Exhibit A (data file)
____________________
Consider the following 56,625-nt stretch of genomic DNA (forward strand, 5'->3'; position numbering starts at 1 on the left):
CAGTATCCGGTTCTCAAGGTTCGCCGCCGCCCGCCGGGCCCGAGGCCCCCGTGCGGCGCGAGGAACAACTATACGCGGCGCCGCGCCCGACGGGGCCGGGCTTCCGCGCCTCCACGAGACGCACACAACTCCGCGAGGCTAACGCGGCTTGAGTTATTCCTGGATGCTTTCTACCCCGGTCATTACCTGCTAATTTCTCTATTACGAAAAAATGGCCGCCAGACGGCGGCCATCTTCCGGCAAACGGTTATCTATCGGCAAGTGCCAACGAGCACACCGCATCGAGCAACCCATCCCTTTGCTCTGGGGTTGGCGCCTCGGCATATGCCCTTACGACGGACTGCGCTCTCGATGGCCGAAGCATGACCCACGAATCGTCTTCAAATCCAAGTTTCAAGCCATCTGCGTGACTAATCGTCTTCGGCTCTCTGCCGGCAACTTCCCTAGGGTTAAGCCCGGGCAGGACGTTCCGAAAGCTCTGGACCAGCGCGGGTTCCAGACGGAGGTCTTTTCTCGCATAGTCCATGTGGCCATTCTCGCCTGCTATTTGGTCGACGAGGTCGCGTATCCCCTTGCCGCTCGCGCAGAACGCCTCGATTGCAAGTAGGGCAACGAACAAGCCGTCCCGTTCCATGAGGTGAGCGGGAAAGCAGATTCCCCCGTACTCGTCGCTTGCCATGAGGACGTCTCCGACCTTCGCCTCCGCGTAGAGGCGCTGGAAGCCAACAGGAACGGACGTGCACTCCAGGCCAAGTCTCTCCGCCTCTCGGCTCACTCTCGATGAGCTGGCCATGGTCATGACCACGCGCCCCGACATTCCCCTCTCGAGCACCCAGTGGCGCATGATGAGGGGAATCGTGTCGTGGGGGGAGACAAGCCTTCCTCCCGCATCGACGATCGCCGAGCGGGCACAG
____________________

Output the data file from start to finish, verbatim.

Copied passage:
Consider the following 56,625-nt stretch of genomic DNA (forward strand, 5'->3'; position numbering starts at 1 on the left):
CAGTATCCGGTTCTCAAGGTTCGCCGCCGCCCGCCGGGCCCGAGGCCCCCGTGCGGCGCGAGGAACAACTATACGCGGCGCCGCGCCCGACGGGGCCGGGCTTCCGCGCCTCCACGAGACGCACACAACTCCGCGAGGCTAACGCGGCTTGAGTTATTCCTGGATGCTTTCTACCCCGGTCATTACCTGCTAATTTCTCTATTACGAAAAAATGGCCGCCAGACGGCGGCCATCTTCCGGCAAACGGTTATCTATCGGCAAGTGCCAACGAGCACACCGCATCGAGCAACCCATCCCTTTGCTCTGGGGTTGGCGCCTCGGCATATGCCCTTACGACGGACTGCGCTCTCGATGGCCGAAGCATGACCCACGAATCGTCTTCAAATCCAAGTTTCAAGCCATCTGCGTGACTAATCGTCTTCGGCTCTCTGCCGGCAACTTCCCTAGGGTTAAGCCCGGGCAGGACGTTCCGAAAGCTCTGGACCAGCGCGGGTTCCAGACGGAGGTCTTTTCTCGCATAGTCCATGTGGCCATTCTCGCCTGCTATTTGGTCGACGAGGTCGCGTATCCCCTTGCCGCTCGCGCAGAACGCCTCGATTGCAAGTAGGGCAACGAACAAGCCGTCCCGTTCCATGAGGTGAGCGGGAAAGCAGATTCCCCCGTACTCGTCGCTTGCCATGAGGACGTCTCCGACCTTCGCCTCCGCGTAGAGGCGCTGGAAGCCAACAGGAACGGACGTGCACTCCAGGCCAAGTCTCTCCGCCTCTCGGCTCACTCTCGATGAGCTGGCCATGGTCATGACCACGCGCCCCGACATTCCCCTCTCGAGCACCCAGTGGCGCATGATGAGGGGAATCGTGTCGTGGGGGGAGACAAGCCTTCCTCCCGCATCGACGATCGCCGAGCGGGCACAG